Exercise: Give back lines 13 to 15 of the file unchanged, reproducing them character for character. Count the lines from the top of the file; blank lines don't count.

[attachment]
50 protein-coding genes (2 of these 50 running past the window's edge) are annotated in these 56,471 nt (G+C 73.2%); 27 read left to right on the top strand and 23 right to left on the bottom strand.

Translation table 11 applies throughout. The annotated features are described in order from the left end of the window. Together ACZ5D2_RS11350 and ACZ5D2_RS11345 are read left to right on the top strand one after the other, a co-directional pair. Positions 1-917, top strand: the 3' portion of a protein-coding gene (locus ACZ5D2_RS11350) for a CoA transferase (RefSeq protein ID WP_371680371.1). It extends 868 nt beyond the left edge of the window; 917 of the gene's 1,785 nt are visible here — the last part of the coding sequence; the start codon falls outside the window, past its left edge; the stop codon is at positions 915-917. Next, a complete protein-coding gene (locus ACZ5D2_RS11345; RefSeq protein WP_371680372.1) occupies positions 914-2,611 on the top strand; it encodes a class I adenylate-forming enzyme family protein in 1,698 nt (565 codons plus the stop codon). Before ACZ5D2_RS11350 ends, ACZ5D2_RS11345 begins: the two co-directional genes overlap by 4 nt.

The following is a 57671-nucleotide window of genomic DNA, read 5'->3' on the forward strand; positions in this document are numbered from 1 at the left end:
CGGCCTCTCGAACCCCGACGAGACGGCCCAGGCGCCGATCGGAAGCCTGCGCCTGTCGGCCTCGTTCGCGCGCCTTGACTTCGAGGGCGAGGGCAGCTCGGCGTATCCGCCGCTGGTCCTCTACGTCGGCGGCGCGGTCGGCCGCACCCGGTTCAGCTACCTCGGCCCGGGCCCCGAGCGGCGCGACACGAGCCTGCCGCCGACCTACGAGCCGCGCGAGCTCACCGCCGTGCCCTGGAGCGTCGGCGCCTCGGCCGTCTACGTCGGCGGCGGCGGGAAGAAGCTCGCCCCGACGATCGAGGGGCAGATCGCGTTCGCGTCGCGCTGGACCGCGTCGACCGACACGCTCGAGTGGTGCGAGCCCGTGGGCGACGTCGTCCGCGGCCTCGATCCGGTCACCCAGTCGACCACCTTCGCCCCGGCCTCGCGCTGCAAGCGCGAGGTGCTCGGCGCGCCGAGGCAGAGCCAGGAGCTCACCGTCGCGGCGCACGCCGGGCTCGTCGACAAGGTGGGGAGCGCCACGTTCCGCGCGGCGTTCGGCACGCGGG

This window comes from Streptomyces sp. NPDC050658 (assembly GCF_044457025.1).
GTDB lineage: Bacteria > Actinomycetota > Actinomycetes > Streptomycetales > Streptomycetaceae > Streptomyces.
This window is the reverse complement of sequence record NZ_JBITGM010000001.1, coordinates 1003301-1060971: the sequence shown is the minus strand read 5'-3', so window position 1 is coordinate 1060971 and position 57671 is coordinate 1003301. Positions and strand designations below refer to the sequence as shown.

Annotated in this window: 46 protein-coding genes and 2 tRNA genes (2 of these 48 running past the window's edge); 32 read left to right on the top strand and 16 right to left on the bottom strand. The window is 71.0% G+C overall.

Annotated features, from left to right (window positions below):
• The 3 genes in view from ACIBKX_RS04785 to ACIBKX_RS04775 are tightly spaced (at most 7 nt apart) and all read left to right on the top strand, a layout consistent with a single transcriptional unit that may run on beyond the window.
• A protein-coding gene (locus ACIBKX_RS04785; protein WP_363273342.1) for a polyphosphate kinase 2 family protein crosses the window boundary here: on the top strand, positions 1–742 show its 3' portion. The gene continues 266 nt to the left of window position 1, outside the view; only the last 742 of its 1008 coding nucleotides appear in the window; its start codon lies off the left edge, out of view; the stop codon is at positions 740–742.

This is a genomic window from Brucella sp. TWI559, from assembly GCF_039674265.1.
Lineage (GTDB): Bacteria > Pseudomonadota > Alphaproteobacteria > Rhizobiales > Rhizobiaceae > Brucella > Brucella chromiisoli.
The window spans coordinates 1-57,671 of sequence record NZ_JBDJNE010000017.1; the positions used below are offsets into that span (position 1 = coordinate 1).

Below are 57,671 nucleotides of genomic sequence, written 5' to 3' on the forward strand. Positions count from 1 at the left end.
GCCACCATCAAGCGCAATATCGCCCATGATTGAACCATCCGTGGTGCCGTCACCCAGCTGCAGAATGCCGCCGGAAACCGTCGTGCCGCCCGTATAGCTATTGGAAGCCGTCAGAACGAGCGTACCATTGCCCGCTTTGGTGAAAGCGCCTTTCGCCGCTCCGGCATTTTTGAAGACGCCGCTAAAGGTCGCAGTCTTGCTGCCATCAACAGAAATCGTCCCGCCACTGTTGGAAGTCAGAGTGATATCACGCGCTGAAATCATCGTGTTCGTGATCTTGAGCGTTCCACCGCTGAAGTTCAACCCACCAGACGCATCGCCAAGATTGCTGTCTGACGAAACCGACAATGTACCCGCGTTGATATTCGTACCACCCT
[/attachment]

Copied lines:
Lineage (GTDB): Bacteria > Pseudomonadota > Alphaproteobacteria > Rhizobiales > Rhizobiaceae > Brucella > Brucella chromiisoli.
The window spans coordinates 1-57,671 of sequence record NZ_JBDJNE010000017.1; the positions used below are offsets into that span (position 1 = coordinate 1).

Below are 57,671 nucleotides of genomic sequence, written 5' to 3' on the forward strand. Positions count from 1 at the left end.